Mushroom magic

Parasols

They stop us short
Like pennies on the pavement,
Unlooked-for, standing silent
Like the monstrous monuments
Of some strange, forgotten race.
Fleshy, flaking,
Still sparkling with this morning’s mist,
Big as plates
Balanced like circus tricks on slim stems
Each ringed with the ragged ruff
Of an Elizabethan rogue.
Fairy castles, flying saucers –
So alien, yet so at home
Here on Ashdown’s sheep-short turf.
More wait –
White, tight as golf-balls –
To swell and stretch in wild extravagance
While here and there
A tiny Ozymandias
Wind-tilted, toppled by a careless boot
(Or speeding whippet)
Crumples in its slow collapse
Into food for its own kind.

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8 thoughts on “Mushroom magic

  1. Hi Nick,

    I like this Autumn poem very much, because I have been wanting to do a poem about them tool. I couldn’t have done it as well.

    They start as a sort of fallus, then pop! One day it is this umbrella!
    On my daily climb upon the dune, where the path splits up, there is one of these giants too 🙂 And in spite of dogs running all over the place, it survives somehow. But only one! No idea why.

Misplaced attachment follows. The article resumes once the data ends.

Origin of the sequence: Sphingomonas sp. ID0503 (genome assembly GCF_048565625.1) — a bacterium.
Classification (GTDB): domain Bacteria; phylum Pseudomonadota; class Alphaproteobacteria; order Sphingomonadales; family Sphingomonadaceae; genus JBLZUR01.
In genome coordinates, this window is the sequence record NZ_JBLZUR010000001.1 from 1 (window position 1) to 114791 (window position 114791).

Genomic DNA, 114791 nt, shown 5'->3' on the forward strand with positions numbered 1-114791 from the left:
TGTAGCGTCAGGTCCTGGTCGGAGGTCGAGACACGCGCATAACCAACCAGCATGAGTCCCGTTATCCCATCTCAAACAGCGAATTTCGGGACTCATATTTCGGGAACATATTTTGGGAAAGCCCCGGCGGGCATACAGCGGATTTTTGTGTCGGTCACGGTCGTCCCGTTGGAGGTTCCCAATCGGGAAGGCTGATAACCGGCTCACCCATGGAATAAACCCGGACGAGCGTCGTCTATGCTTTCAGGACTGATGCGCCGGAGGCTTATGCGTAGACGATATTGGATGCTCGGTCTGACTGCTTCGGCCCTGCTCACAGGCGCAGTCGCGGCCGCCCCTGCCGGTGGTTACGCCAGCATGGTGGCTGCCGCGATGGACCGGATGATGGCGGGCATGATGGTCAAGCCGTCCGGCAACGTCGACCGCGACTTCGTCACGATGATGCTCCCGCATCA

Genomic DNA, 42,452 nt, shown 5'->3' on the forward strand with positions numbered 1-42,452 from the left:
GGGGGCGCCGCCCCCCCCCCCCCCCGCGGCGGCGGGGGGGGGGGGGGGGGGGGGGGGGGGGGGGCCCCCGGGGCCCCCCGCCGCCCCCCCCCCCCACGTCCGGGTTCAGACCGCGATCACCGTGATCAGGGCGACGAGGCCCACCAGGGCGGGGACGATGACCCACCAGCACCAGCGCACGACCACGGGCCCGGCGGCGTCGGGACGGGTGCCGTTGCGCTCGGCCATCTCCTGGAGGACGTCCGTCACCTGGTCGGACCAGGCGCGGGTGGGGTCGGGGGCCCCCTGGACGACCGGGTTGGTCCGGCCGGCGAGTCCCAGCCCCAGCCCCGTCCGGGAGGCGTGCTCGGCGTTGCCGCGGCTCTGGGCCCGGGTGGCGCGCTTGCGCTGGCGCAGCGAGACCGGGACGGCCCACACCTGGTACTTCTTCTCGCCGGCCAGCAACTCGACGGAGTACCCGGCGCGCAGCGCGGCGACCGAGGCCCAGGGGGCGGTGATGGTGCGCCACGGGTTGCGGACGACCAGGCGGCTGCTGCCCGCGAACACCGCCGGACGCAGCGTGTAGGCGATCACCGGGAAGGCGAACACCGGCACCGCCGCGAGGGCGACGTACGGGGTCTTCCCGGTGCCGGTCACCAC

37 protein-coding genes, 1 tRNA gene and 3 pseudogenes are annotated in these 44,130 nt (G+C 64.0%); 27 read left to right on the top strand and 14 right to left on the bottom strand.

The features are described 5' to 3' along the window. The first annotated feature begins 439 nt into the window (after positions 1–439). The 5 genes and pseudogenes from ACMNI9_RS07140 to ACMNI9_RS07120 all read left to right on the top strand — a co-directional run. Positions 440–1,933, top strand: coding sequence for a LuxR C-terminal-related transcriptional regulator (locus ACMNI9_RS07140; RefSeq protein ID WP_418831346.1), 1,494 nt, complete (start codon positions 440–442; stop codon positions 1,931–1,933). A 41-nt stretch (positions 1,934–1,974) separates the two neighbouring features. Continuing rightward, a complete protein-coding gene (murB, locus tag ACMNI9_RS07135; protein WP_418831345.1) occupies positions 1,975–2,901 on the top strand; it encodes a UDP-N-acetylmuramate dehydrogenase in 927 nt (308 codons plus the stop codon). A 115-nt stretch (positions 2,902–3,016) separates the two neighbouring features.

Hugs from the mist 🙂

    • Thank you, Ina: I’d love to read a poem from you about these amazing – well, organisms, I suppose we should call them, being neither plants not animals, but a whole kingdom to themselves. I guess that’s why we find them so fascinating and other-worldly. I don;t know how much longer they’ll be here, but they’re fun while they last!

  2. You take me back Nick to early morning days with my father collecting mushrooms for the pot later on the same day.

    I have not been mushrooming since. nor am I likely to I suppose particularly as, unlike my father, I do not know the difference between the edible ones and the poisonous ones 🙂

    David

    • It’s like a remake of The Day Of The Triffids up on the Forest at the moment; there’s an absolutel bonanza of fungi of all descriptions. I’m told these parasols are edible, not that I have any intention of verifying this information one way or the other: they look lethal to me. Just their sheer size is intimidating enough: the biggest I found yesterday was 9″ (22cm) across, and tall enough to be swaying slightly in the breeze.

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